Why Consolidation is the Name of the Game in the Utility Space

By Markets Fool.com

Another utility merger is coming in the U.S. electricity sector, continuing a long-running trend in the industry. This time, Great Plains Energy is buying Westar Energy for $8.6 billion in a deal that will consolidate utilities in Missouri and Kansas.

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Electric utilities across the country are coming under fire from slowing consumer demand growth, greater regulatory costs, and more competitive options for power. That's resulted in a need to cut costs, and at a time when scale can be a big advantage, that's often meant industry consolidation.

Why two more utilities are combining

In talking about the acquisition of Great Plains Energy and Westar Energy, CEO Terry Bassham pointed to "rising customer expectations, increasing environmental standards, and emerging cybersecurity" as big drivers of the decision to buy Westar Energy. Let's unpack those elements and see why it may make sense for a bigger company to serve customers.

Rising customer expectations really comes down to customers' demand to have things like an easy-to-use online interface, updated data about usage, and the ability to buy energy from a more diverse set of energy sources, including self-production from solar energy. With home energy upgrades such as using Nest thermostats,installing solar panels on roofs (1 million U.S. homes have them),or switching to LED light bulbs, consumers are getting smarter about energy consumption. And that means utilities have to interact with customers in a smarter way. Everything -- from the online experience to incentive programs -- matters. So, if you service 1.5 million customers, as the combined company will, you can get scale out of these programs and save money.

Environmental standards have been a cause of frustration in the electric industry for a long time, but it's getting worse today. Regulations on everything from mercury to CO2 have meant the shutdown of hundreds of coal plants across the country and a boom in renewable-energy generation, even in Missouri and Kansas. Again, building a bigger organization to more efficiently adapt to these regulations and have more buying power when creating new generation plans is expected to be a positive for utilities.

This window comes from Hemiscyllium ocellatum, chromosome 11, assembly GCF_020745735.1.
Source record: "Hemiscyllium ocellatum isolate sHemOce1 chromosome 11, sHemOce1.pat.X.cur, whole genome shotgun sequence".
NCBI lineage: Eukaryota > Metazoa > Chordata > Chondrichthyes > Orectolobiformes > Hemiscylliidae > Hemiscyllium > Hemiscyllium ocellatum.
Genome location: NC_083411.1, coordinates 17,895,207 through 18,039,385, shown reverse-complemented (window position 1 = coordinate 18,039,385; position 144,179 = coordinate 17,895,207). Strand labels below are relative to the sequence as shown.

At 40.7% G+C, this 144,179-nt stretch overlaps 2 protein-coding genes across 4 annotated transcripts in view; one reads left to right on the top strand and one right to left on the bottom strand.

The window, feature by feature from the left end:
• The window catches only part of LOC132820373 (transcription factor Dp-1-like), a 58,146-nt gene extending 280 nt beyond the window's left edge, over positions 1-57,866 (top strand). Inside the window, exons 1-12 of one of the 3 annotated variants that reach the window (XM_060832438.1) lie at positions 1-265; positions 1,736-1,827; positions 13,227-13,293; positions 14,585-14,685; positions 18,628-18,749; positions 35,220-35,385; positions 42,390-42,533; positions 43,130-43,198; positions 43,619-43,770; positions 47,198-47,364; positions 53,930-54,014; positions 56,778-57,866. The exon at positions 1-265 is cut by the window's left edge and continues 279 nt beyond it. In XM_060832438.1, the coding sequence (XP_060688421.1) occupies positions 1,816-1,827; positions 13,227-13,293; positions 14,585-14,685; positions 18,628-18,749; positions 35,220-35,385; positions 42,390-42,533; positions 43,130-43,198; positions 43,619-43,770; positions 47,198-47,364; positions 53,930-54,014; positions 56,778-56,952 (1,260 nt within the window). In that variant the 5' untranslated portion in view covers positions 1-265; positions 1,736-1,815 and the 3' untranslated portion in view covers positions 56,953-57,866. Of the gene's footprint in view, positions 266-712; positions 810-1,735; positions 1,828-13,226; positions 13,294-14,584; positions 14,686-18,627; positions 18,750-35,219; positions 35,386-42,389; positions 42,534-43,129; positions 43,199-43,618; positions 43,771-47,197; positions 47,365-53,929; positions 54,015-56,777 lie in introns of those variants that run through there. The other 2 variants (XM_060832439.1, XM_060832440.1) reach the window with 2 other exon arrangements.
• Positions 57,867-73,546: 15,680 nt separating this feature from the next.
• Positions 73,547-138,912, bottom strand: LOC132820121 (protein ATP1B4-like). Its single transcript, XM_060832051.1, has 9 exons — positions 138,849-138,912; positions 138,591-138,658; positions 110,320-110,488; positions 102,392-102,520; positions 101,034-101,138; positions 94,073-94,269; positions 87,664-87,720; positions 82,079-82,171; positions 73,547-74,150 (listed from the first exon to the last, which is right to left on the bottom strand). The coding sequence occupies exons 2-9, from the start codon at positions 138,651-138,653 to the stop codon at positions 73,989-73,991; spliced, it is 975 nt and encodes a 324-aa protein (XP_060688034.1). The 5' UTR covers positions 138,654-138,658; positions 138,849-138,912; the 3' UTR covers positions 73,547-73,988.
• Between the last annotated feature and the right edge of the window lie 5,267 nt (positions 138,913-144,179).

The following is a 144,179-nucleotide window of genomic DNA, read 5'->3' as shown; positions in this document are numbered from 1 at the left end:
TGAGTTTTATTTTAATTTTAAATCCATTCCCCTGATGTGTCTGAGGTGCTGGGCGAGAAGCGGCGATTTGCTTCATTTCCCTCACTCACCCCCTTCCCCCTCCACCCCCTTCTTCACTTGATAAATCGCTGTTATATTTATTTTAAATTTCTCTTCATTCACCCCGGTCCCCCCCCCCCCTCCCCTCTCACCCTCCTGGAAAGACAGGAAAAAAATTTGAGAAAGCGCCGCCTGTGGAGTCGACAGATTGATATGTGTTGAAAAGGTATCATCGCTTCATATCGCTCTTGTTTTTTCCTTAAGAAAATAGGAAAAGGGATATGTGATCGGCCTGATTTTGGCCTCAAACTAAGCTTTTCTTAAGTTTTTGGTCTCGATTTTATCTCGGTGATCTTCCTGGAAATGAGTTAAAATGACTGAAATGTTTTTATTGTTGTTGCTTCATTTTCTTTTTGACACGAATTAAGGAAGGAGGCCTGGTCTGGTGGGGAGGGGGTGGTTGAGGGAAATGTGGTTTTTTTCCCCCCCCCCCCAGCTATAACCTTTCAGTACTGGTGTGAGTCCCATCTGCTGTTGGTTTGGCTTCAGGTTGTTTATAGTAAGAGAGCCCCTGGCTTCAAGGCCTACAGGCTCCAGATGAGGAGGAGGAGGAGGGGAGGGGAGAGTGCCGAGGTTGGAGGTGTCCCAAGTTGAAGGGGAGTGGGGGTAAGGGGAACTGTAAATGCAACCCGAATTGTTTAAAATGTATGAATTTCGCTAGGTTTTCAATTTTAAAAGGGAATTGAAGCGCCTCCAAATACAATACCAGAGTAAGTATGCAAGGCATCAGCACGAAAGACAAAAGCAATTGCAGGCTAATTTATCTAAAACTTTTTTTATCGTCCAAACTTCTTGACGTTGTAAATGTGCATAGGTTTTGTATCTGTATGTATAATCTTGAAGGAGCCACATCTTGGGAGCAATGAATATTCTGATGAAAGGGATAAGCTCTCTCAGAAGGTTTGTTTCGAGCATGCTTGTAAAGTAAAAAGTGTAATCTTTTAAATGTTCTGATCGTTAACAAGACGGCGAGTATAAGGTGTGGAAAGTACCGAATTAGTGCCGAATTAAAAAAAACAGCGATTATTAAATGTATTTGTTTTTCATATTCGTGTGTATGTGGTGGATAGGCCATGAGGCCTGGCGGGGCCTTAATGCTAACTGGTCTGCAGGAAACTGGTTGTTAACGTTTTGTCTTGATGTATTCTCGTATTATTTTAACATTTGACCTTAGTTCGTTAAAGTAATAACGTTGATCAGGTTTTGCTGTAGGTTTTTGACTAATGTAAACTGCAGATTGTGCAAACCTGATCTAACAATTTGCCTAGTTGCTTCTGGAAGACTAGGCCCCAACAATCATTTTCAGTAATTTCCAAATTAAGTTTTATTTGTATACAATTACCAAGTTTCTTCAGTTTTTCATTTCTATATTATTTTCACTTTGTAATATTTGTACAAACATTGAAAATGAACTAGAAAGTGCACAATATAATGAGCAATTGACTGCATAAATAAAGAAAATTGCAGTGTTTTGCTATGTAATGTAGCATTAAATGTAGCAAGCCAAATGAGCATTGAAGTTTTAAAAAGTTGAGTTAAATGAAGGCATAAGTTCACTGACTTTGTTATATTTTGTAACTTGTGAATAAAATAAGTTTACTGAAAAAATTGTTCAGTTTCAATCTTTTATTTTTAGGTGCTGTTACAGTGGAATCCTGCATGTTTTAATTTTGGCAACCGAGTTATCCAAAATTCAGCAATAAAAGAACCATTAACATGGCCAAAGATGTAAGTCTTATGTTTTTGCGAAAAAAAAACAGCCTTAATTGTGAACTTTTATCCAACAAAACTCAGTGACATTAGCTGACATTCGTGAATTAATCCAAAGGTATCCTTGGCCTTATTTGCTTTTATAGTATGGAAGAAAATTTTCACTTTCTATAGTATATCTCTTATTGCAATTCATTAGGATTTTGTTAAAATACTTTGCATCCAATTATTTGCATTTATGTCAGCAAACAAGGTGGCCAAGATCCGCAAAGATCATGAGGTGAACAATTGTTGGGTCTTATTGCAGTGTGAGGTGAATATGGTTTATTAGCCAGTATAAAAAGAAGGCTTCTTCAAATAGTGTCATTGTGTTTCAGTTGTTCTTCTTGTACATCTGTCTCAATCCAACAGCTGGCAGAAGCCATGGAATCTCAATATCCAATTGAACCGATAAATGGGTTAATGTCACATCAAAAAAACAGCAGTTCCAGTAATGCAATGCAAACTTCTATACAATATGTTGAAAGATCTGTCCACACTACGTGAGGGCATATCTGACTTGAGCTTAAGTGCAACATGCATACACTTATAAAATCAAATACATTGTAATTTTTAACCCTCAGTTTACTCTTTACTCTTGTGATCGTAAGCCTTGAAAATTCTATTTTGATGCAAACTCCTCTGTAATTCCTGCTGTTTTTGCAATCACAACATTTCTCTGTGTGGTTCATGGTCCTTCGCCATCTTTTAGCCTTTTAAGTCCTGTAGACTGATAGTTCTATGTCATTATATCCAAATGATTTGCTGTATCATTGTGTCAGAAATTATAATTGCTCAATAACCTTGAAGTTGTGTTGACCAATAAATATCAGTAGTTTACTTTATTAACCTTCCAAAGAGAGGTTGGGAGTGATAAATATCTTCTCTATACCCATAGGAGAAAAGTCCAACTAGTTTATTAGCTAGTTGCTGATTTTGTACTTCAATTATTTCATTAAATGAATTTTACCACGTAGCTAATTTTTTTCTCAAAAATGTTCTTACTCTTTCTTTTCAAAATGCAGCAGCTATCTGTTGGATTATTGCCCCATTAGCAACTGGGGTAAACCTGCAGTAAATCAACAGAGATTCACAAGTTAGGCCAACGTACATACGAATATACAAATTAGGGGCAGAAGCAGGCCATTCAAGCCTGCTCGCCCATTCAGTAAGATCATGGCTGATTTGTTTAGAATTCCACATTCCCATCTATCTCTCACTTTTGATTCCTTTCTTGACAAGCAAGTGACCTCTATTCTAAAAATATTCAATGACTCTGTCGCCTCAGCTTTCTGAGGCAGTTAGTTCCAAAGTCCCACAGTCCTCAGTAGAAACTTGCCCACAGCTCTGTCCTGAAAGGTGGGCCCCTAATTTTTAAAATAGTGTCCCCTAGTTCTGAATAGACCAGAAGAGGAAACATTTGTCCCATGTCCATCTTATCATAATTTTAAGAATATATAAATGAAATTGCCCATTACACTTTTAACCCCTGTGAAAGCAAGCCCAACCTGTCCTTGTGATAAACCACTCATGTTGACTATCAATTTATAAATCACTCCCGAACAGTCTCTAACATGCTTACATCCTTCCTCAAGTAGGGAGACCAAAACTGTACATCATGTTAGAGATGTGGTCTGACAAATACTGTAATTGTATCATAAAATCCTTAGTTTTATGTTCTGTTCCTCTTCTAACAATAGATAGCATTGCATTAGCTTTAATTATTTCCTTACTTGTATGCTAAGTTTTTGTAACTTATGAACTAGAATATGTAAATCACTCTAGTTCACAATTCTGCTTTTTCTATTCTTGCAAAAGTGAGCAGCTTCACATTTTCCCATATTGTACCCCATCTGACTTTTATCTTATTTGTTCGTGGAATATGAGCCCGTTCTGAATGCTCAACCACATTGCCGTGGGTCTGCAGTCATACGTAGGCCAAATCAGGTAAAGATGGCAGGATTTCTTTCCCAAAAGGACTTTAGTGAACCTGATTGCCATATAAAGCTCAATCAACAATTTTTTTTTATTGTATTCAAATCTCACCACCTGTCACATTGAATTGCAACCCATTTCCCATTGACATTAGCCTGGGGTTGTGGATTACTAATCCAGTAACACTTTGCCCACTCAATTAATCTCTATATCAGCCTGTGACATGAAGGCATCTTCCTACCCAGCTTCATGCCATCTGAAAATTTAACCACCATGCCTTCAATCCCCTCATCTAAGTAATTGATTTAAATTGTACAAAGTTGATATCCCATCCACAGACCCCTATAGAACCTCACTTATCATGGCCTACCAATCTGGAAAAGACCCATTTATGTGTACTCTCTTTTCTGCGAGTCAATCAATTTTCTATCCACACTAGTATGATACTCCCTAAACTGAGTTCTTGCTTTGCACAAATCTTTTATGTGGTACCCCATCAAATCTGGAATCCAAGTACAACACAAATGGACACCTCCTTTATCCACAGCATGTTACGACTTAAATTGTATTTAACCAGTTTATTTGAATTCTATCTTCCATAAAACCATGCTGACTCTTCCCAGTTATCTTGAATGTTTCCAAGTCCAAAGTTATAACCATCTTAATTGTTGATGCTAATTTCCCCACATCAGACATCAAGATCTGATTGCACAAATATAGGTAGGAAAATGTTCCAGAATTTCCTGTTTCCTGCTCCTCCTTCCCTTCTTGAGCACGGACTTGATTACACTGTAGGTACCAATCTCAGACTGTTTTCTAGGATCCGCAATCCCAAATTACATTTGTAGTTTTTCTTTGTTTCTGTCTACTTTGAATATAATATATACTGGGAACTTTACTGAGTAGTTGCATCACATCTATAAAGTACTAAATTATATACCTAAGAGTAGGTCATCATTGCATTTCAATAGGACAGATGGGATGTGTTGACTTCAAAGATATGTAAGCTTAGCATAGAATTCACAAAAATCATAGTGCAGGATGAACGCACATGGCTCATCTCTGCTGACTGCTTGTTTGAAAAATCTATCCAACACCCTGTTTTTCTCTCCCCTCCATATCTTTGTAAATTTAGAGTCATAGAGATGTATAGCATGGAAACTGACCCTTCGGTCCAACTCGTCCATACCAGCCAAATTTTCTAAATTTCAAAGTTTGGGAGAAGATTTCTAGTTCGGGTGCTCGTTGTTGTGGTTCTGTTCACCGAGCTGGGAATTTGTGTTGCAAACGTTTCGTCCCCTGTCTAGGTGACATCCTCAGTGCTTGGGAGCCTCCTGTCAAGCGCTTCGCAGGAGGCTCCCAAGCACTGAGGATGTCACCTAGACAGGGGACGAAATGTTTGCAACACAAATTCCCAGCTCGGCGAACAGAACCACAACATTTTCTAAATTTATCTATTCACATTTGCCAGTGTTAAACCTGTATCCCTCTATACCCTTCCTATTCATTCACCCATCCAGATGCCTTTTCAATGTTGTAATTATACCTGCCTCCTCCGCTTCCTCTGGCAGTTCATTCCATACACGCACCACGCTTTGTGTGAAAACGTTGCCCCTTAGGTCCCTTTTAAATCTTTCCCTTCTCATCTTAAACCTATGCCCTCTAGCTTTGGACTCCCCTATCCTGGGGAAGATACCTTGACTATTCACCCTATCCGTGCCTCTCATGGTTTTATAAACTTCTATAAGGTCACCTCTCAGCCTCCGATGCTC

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Cybersecurity is another area where scale can be helpful. A small utility won't have the resources to protect itself from a cyberattack, something that's become a big concern for the industry, so creating scale is important.

All of these considerations are meant to lower costs, but having a bigger utility also gives leverage when it comes to financing and negotiating with suppliers. Those may be factors pushing for a deal as well.

Utilities are looking to get bigger

One commonality among utilities across the country is that they can see the status quo won't work forever. There are too many threats and other energy options available to customers, and companies cannot simply stand still with their monopoly business. But they're taking different strategies into the future.

Duke Energy spent $4.9 billion to buy Piedmont Natural Gas, diversifying its business into natural gas delivery. It's also using its unregulated arm to buy renewable energy projects across the country with long-term energy delivery contracts. At a time when regulated returns are waning, renewable energy at least provides predictable earnings.

Southern Company is taking a similar strategy, buying wind and solar plants across the country. It recently acquired AGL Resources to add to its natural gas portfolio. Like Duke Energy, Southern Company was seeing growth wane in electricity, and with sufficient scale already built in the electric side, it made sense to add natural gas and renewable energy to its portfolio.

These are examples of recent acquisitions that show how utilities are having to adapt to new market conditions to grow, or at least maintain, their profits. Great Plains Energy and Westar Energy are seeing the dynamic from a different scale, but also see acquisitions as a way to adapt to the changing market.

The factors that are threatening utility profits aren't going away. Expect to see more mergers in coming years, whether they're for scale, diversification, or adding cleaner energy to the portfolio. Both regulatory and customer-driven changes are pushing the industry to change as the threats to utilities grow.

The article Why Consolidation is the Name of the Game in the Utility Space originally appeared on Fool.com.

Travis Hoium has no position in any stocks mentioned. The Motley Fool recommends Southern Company. Try any of our Foolish newsletter services free for 30 days. We Fools may not all hold the same opinions, but we all believe that considering a diverse range of insights makes us better investors. The Motley Fool has a disclosure policy.